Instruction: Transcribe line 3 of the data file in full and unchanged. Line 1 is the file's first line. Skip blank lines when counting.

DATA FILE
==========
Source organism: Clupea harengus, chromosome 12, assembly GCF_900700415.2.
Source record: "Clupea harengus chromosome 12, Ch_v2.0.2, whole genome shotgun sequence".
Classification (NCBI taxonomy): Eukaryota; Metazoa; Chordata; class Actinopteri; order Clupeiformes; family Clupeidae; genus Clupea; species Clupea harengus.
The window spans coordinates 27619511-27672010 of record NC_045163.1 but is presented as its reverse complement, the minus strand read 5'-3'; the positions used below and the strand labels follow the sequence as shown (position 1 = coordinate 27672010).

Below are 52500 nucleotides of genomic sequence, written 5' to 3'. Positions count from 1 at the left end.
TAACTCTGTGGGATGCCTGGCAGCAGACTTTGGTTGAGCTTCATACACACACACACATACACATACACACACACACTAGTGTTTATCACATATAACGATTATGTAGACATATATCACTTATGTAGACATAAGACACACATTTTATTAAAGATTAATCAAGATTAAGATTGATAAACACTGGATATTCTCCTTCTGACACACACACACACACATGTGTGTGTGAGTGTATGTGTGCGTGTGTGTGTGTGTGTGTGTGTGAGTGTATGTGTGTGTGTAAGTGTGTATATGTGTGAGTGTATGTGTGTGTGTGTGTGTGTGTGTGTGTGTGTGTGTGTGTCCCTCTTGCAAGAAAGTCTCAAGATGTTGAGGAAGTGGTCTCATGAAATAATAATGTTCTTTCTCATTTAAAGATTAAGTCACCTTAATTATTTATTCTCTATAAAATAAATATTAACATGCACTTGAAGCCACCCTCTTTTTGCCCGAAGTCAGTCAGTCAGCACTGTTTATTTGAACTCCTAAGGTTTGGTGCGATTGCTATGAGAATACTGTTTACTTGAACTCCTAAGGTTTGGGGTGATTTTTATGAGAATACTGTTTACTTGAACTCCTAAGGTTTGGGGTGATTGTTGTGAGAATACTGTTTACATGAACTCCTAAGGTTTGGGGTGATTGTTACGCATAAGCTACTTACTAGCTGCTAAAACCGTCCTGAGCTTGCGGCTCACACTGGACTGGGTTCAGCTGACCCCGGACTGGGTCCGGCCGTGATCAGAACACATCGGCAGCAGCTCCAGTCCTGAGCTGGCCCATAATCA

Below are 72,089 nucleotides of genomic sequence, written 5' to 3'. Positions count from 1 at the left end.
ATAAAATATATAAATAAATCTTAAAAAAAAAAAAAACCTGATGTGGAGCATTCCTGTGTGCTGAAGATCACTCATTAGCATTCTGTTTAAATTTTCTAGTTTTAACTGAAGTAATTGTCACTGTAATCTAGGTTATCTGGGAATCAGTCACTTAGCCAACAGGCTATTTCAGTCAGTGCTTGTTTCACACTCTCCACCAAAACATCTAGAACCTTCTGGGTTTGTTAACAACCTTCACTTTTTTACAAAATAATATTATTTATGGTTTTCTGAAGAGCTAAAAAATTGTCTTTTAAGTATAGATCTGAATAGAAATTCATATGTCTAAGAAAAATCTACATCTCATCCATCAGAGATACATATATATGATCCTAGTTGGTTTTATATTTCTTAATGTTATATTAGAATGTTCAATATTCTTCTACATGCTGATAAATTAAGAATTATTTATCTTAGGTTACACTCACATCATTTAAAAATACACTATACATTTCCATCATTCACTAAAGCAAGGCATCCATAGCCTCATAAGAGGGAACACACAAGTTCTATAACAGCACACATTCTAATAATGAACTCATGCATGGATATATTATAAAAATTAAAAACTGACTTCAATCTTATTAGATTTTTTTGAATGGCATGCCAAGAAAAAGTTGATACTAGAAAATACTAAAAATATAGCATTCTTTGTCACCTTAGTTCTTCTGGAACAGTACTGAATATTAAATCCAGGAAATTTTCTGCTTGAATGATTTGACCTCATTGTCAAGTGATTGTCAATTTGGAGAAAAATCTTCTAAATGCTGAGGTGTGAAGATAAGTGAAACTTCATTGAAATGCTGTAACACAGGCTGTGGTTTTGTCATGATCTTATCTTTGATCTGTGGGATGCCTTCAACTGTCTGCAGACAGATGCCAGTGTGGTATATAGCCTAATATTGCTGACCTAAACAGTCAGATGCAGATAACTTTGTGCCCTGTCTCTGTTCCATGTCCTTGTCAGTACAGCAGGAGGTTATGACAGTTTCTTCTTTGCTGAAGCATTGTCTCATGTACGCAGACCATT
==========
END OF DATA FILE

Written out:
Classification (NCBI taxonomy): Eukaryota; Metazoa; Chordata; class Actinopteri; order Clupeiformes; family Clupeidae; genus Clupea; species Clupea harengus.